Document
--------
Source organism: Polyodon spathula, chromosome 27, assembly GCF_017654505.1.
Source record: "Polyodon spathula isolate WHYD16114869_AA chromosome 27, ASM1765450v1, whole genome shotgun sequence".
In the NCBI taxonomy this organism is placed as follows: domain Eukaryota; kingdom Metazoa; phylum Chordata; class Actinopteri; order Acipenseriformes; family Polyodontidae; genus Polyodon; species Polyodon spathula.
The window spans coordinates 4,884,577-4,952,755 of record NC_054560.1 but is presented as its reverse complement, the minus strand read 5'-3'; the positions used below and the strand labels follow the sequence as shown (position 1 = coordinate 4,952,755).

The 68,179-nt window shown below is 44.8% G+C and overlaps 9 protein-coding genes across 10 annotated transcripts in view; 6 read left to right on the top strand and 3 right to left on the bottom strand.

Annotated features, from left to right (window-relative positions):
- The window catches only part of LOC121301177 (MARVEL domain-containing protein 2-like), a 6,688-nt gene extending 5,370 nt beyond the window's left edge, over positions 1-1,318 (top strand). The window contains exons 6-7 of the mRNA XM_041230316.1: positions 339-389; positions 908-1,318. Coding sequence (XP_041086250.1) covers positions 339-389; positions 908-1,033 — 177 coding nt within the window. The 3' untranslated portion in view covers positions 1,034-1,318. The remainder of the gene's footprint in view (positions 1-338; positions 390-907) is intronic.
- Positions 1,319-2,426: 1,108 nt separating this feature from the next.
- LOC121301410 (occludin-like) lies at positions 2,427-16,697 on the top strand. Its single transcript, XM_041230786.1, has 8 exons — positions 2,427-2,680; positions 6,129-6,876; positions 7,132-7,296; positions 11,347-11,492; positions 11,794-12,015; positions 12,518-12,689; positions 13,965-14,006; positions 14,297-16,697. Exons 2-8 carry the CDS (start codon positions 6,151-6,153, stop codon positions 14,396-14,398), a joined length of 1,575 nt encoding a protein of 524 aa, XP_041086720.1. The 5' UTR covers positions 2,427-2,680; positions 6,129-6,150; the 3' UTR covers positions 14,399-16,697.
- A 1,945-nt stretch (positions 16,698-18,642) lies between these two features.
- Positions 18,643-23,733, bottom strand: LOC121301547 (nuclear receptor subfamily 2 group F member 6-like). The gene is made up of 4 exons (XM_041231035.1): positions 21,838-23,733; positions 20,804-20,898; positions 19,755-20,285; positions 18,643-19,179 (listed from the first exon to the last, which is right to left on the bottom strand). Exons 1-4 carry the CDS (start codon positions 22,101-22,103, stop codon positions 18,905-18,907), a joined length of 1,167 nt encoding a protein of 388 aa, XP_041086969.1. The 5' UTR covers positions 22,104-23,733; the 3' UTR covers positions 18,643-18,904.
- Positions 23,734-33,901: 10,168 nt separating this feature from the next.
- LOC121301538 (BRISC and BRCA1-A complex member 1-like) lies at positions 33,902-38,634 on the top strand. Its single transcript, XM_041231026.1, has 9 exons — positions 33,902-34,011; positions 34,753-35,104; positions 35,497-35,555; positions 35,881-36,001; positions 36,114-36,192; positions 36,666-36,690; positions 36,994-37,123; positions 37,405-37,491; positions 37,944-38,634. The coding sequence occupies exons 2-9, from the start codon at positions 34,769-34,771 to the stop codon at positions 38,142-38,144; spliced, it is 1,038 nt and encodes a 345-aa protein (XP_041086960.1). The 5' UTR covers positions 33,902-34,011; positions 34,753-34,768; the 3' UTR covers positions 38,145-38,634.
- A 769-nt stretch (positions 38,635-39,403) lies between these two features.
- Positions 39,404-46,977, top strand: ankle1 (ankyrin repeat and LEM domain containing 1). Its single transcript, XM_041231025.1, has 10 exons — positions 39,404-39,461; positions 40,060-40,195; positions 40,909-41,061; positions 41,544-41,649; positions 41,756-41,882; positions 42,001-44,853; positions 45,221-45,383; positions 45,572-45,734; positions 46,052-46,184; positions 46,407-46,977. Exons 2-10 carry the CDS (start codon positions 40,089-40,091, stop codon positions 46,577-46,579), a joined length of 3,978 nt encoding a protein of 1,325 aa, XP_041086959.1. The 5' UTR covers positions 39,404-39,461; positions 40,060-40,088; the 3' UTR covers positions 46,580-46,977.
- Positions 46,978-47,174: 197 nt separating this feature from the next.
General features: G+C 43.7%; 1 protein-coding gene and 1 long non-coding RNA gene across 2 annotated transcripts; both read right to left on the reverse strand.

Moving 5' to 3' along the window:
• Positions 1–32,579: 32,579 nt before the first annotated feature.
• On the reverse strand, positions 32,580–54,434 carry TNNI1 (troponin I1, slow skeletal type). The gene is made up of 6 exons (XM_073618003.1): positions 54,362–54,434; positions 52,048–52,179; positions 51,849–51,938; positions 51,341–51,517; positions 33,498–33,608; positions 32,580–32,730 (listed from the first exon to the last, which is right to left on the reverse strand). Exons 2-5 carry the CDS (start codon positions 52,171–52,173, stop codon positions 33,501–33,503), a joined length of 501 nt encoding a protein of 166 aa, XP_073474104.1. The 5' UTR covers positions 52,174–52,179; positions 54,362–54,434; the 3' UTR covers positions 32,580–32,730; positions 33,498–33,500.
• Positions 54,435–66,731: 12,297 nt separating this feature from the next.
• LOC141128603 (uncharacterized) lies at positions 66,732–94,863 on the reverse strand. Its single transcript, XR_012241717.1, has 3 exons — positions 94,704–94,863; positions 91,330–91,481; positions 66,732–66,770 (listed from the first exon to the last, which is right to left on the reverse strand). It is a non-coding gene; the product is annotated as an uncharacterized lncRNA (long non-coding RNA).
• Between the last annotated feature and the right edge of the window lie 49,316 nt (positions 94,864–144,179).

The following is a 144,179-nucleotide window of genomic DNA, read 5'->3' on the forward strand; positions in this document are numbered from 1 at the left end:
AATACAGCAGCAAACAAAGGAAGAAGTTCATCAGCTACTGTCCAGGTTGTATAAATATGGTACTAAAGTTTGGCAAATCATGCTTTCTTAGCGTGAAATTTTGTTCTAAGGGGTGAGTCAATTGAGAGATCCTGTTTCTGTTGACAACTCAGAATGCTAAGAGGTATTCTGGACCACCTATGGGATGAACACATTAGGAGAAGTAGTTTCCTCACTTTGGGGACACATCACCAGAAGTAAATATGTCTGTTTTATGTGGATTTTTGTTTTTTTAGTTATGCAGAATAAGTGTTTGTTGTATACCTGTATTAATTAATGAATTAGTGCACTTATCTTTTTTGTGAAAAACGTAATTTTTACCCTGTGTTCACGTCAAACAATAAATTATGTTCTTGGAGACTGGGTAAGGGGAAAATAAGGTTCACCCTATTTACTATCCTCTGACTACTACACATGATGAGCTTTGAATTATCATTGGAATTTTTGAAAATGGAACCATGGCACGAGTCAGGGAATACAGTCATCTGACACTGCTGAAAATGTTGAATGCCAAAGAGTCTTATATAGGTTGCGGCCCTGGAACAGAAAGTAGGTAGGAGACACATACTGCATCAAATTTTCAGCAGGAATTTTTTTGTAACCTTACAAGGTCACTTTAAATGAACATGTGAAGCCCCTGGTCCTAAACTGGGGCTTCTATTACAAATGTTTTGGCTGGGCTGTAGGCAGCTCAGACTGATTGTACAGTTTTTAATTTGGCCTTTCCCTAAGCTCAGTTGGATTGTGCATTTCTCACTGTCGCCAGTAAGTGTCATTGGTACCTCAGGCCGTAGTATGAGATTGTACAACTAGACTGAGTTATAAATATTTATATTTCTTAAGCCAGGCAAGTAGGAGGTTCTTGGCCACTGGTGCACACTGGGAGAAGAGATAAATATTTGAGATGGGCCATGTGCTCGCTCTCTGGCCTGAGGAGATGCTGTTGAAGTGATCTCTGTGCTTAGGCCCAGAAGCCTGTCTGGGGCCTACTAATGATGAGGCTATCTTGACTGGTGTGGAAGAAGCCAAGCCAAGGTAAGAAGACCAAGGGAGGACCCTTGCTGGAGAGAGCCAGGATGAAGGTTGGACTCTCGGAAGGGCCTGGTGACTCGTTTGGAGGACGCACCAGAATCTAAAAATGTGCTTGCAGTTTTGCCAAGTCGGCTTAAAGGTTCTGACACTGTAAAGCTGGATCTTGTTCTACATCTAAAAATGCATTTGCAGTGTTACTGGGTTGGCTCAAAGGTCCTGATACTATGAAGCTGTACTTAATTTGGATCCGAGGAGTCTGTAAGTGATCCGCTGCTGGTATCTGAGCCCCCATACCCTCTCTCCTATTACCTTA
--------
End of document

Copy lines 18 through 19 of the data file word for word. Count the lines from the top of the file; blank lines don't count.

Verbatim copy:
Moving 5' to 3' along the window:
• Positions 1–32,579: 32,579 nt before the first annotated feature.